There are steps that the average user can take to protect their own privacy, such as replacing products that have surveillance built-in with ones that don’t. Replacing Google Chrome with Brave, Google Search with Duck Duck Go, getting rid of Facebook and YouTube, etc.But I think, while well intended, this won’t address the core threats that modern technology is posing to our privacy. Let’s use Facebook as an example. 500,000 people join Facebook every day, and unless there’s an equal or greater number leaving the platform (there’s not), then one informed average user isn’t changing much. Facebook remains in power, and our society is going further down a path where bad privacy practices get rewarded. One last point on this topic: Facebook can track you even if you don’t have a Facebook profile. If a friend uploads a picture of you to Facebook (a group photo including you, perhaps), or if you go to a website that’s partnered with Facebook Pixel (their trans-internet advertisement platform), then Facebook will build a shadow profile for you and collect information regardless of your lack of profile.The best thing an average user can do is to fight like hell to get regulation and legislation passed that can combat these practices. Regulation that can limit how long a company can retain data on its users, regulation that can give users the power to delete their data, regulation that requires more opting-in and explicit permission to track and monitor users, etc. Most users wants this (79% of US voters want Congress to prioritize a privacy protection bill), but it won’t happen until we get specific about what we want and put pressure on Congress to do it (the current election cycle is a great time to voice these concerns).
You can’t, and a whole portion of my book is about this topic. The average time spent online is over 6 and a half hours daily, there’s over 2.3 billion people on Facebook and over 2 billion on YouTube. These social media sites have become the medium for our connections, our political discourse, and our past-times. Losing access to them, or forgoing them for privacy reasons, is cutting people off from crucial societal functions.
This isn’t to hand-wave the fears that people have with social media use. People fear being doxxed or cyberstalked. People fear the permanence of things posted to the Internet. People fear the privacy violations.But all these fears can be nullified through more focused and tough regulations. For example, we should make doxxing illegal and strengthen cyberstalking laws. We should create data laws that allow people “the right to be forgotten” (the GDPR provides this). We should create stringent privacy laws that hamper the egregious amounts of data-collection and allow us to better control it. And when we introduce these protections, we might become less anxious about social media use.
The aggregation and storing of another non-consenting person’s publicly available data as a means to collect personal information about them and use it to harm them.That might not be the best definition for a layman. I would also include the etymology that “doxx” comes from “docs” or documents.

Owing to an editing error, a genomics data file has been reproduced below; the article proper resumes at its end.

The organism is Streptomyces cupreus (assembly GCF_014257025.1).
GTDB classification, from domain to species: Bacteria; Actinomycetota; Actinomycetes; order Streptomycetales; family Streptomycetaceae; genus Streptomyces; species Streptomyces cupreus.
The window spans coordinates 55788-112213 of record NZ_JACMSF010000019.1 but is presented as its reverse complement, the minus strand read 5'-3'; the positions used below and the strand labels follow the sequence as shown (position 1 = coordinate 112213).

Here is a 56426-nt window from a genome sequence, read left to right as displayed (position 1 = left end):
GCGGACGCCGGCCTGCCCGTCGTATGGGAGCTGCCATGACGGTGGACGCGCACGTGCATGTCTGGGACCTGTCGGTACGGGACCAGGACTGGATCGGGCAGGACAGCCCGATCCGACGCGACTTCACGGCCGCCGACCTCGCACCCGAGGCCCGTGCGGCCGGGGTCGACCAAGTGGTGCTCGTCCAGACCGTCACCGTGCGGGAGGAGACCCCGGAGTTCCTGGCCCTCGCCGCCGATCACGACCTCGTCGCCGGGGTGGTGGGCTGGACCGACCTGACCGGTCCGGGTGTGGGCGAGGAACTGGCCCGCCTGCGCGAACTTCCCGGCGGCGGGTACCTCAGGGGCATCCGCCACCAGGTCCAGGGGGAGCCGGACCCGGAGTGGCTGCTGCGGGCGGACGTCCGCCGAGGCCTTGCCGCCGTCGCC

I wouldn’t sign on to creating such a policy without knowing more about what specifically the pros and cons would be. But I do think it should be studied.
I often compare where we’re at today with where we were at in the late ‘60s with the environment. We could see that there were impacts of industrialization on the environment but didn’t have the research to say what the best path forward would be. So we created the EPA to look into it- to study these effects and create sensible regulations and technocratic solutions.
As I said, this is comparable to where we’re at today. We can see the effects of modern technology on our youth, less sleep, higher stress, lower employment, etc. And this is coupled with stories about how the people running these tech companies don’t let their own kids use their products. But before we endorse blanket policies about banning X or Y completely, we should investigate what the best policy would be. For example, banning social media might seem like an enticing way to help teens get more sleep, but if it turns out through studies that the actual cause of the teen sleep problem is increased pressure from school, then our policy is just needless restriction. So we should create an “EPA of Tech Ethics” to research these perceived threats and derive technocratic solutions.
To be more direct to your two questions, I think one thing the modern era of technology is providing new and more effective ways of verification. So when we look at a policy like COPPA, which prevents a sites from rendering services and saving data to those under 13, and we know letting children hit a checkbox that says they’re 13 isn’t an effective means of verification, then we feel compelled to use those new means of verification to solve that issue. My counter would be that those new means of verification almost certainly come with the relinquishing of personal information and that that violation of privacy could have a worse effect on the individual than whatever might befall them from accessing the service.
You can find Brian Wolatz on Twitter at @BrianWoaltz. You can preorder his book on kindle, The Gig Society: How Modern Technology is Degrading Our Values and Destroying Our Culture Kindle Edition by clicking here. Click here to order the physical version. His website is brianwolatz.com.